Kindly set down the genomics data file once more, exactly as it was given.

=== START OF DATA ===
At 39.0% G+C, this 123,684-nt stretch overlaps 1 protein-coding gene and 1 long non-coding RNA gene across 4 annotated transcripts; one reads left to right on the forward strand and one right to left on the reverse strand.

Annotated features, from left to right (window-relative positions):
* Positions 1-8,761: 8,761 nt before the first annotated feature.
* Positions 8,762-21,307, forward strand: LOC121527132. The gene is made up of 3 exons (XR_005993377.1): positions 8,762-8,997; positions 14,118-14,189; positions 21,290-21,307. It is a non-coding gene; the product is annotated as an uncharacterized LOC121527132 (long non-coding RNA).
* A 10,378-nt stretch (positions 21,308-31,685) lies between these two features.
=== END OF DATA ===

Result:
At 39.0% G+C, this 123,684-nt stretch overlaps 1 protein-coding gene and 1 long non-coding RNA gene across 4 annotated transcripts; one reads left to right on the forward strand and one right to left on the reverse strand.

Annotated features, from left to right (window-relative positions):
* Positions 1-8,761: 8,761 nt before the first annotated feature.
* Positions 8,762-21,307, forward strand: LOC121527132. The gene is made up of 3 exons (XR_005993377.1): positions 8,762-8,997; positions 14,118-14,189; positions 21,290-21,307. It is a non-coding gene; the product is annotated as an uncharacterized LOC121527132 (long non-coding RNA).
* A 10,378-nt stretch (positions 21,308-31,685) lies between these two features.